The Expert in Baby Boomer Travel

Travel Copywriter
The Garden of Earthy Delights, by Hieronymus Bosch

The Garden of Earthy Delights, by Hieronymus Bosch

If you have a passionate interest in a particular topic — it could be just about anything — you’re a prime candidate for theme travel.

In my younger days, I was obsessed by the paintings of the 15th-century Flemish fantasist Hieronymus Bosch, and trekked all over Europe attempting to see every one of them; I fell a little short, but had a wonderful time and my  dedicated  purpose gave my journey added meaning.

I was traveling by myself, but theme travel often involves going with like-minded people who share your passion. Take theme cruises, for instance.

The Lure of Theme Cruises 

For six years I wrote a regular theme cruise column for Porthole Cruise Magazine, which chronicled the adventures of folks who are crazy about the most wide-ranging subjects imaginable:

Birding cruises….mah jongg cruises…vegan cruises…vampire cruises…marathon (running) cruises…goth cruises…knitting cruises…ballroom dancing cruises…political cruises…motorcycle cruises…ukulele cruises…paranormal phenomena cruises…poker cruises…pirate cruises…jazz cruises…soap opera cruises…

Pirate cruises are a popular feature of Maine Windjammers.

Pirate cruises are a popular feature of Maine Windjammers.

There were 36 in all, and every one of them had a few things in common with the others:  many of the passengers might never have gone on a cruise of any type had they not had the theme cruise option. (And many had taken multiple theme cruises but no other kind.)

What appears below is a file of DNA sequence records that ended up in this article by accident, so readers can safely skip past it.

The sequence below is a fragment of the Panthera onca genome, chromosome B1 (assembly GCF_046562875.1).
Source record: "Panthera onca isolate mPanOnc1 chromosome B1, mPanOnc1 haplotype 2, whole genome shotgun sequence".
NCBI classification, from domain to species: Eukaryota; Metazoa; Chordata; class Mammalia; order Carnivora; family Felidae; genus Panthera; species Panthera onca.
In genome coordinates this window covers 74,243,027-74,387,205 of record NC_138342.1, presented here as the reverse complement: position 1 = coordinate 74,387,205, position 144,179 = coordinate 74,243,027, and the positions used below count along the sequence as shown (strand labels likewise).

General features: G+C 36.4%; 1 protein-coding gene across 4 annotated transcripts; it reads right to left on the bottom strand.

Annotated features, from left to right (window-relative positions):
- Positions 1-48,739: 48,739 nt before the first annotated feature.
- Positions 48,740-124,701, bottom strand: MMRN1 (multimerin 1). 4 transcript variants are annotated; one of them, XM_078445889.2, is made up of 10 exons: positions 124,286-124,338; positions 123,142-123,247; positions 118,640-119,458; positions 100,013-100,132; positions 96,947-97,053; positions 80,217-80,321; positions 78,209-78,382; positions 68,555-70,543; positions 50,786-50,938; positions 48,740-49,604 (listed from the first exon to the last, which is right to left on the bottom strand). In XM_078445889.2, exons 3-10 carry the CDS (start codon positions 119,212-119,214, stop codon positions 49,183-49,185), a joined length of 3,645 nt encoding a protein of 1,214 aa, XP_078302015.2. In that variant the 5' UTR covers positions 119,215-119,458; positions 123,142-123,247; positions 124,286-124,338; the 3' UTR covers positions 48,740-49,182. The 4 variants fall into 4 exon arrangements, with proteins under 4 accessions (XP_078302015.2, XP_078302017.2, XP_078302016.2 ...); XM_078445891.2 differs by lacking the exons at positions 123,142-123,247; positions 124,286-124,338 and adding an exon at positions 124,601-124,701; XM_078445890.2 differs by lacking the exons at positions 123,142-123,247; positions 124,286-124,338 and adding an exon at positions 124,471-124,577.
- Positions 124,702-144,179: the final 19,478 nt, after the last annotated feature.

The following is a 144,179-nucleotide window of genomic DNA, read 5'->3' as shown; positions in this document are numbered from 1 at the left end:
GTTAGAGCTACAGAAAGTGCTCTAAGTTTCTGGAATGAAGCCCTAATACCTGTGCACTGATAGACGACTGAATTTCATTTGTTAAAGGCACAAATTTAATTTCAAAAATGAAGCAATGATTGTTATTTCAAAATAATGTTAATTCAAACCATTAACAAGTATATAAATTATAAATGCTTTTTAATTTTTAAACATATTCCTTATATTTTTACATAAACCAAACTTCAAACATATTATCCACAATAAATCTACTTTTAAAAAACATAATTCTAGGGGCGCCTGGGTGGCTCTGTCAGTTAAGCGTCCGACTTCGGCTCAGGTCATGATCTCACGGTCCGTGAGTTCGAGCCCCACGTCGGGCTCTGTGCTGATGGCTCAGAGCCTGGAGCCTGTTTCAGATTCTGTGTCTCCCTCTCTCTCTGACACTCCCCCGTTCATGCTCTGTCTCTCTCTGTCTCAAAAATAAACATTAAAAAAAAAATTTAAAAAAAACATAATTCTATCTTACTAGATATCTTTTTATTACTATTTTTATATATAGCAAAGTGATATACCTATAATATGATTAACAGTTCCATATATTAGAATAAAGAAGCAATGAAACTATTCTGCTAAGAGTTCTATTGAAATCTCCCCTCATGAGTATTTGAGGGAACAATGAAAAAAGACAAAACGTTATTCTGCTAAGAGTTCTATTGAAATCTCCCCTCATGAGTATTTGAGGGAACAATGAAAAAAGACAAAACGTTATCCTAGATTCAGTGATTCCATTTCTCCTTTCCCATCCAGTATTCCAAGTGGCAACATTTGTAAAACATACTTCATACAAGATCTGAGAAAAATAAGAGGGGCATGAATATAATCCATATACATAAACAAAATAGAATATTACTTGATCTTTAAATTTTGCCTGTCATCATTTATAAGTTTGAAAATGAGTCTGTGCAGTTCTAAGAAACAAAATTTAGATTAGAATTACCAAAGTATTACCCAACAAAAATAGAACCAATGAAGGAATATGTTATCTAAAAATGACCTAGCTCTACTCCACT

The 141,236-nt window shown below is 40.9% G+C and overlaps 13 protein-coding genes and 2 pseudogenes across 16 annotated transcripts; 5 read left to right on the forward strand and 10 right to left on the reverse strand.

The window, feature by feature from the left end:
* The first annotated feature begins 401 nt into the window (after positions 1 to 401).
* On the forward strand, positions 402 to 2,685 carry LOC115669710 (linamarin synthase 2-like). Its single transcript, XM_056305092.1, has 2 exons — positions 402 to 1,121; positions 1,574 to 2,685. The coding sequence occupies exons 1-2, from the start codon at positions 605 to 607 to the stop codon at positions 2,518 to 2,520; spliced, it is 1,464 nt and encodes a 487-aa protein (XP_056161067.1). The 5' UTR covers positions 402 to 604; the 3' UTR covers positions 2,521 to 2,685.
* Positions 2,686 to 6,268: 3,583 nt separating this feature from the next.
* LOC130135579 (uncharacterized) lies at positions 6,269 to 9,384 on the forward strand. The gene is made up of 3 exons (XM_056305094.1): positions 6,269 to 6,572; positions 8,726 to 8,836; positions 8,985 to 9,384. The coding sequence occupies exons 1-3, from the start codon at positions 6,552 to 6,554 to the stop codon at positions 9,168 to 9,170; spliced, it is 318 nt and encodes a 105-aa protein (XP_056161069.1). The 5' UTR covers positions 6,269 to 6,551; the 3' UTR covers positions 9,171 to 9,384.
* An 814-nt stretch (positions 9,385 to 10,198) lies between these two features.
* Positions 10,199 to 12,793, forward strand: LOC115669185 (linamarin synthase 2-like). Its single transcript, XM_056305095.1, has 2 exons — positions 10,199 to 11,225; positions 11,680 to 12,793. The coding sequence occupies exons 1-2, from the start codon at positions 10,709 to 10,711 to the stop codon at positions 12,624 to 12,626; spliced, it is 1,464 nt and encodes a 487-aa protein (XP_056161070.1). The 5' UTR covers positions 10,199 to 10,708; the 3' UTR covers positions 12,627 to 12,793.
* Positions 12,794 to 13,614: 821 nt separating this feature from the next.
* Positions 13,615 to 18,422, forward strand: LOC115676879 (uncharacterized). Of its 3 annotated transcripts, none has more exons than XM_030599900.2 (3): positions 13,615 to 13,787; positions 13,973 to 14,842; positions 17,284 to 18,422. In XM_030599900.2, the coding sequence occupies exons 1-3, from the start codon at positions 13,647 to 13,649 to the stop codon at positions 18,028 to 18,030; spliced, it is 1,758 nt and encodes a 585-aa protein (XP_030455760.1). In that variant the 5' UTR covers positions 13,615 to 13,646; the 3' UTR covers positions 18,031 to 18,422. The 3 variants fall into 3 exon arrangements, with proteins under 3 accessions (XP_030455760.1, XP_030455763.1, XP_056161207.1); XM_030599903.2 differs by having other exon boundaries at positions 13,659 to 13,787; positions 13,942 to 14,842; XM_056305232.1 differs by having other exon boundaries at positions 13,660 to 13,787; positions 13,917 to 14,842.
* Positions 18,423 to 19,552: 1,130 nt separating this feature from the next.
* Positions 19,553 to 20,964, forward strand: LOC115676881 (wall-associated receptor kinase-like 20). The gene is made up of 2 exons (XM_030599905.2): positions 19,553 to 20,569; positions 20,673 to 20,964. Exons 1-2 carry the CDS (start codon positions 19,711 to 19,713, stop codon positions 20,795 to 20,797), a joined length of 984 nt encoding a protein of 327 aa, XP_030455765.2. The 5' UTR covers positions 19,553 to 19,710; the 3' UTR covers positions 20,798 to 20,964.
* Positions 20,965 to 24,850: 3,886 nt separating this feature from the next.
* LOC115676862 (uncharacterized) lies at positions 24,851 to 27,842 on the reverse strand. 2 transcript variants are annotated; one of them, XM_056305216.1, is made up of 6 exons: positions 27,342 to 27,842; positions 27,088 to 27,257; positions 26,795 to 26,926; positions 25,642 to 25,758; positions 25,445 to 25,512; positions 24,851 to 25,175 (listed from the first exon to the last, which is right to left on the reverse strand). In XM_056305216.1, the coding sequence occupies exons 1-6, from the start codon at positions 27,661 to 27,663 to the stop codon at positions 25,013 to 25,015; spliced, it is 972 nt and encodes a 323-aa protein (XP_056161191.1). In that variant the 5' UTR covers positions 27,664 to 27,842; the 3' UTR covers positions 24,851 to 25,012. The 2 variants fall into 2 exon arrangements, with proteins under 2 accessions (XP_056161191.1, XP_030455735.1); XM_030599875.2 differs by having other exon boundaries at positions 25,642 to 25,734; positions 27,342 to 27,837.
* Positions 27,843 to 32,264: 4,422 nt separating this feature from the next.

Another common element was that  their most lasting memories of the cruises were not the ports of call, the amenities on board, or the food (except maybe for the vegan cruises), but the similarly passionate people they met and bonded with over their love of quilting, golf, or Star Trek.

So, even if you think you’d never want to take a cruise, see if there’s a theme cruise out there that may be right for you.

I’d be glad to supply any reader with more info on what’s out there — just email me at clark@clarknorton.com, or leave a comment at the end of this post.

Themed Summer Camps for Adults

Whether you’re nostalgic for the summer camps of your youth — or you never got to go to summer camp at all and want to make up for it —  you can now live or relive the experience of sleeping in cabins or tents (or even lodge rooms) in the great outdoors, learning new skills, and sitting around the campfire — with singing and wine optional.

At  adult summer camp (no kids allowed) you can either opt for the fully traditional camp experience — swimming or kayaking in the lake, doing arts and crafts projects, hiking and roasting marshmallows — or go the themed route.

Yellowstone is a location for one adult summer camp. Photo from YellowstonePark.com

Yellowstone is a location for one adult summer camp. Photo from YellowstonePark.com

Let’s say you want to learn gourmet cooking — there’s a camp for that. Another summer camp teaches you all about wine, while others take a more adventurous approach: rock climbing, whitewater rafting, zip-lining and the like.

Locations range from scenic and mountainous to more urban settings, depending on the camp’s focus, but they all take you out of your back yard and into a different world for a week or a weekend.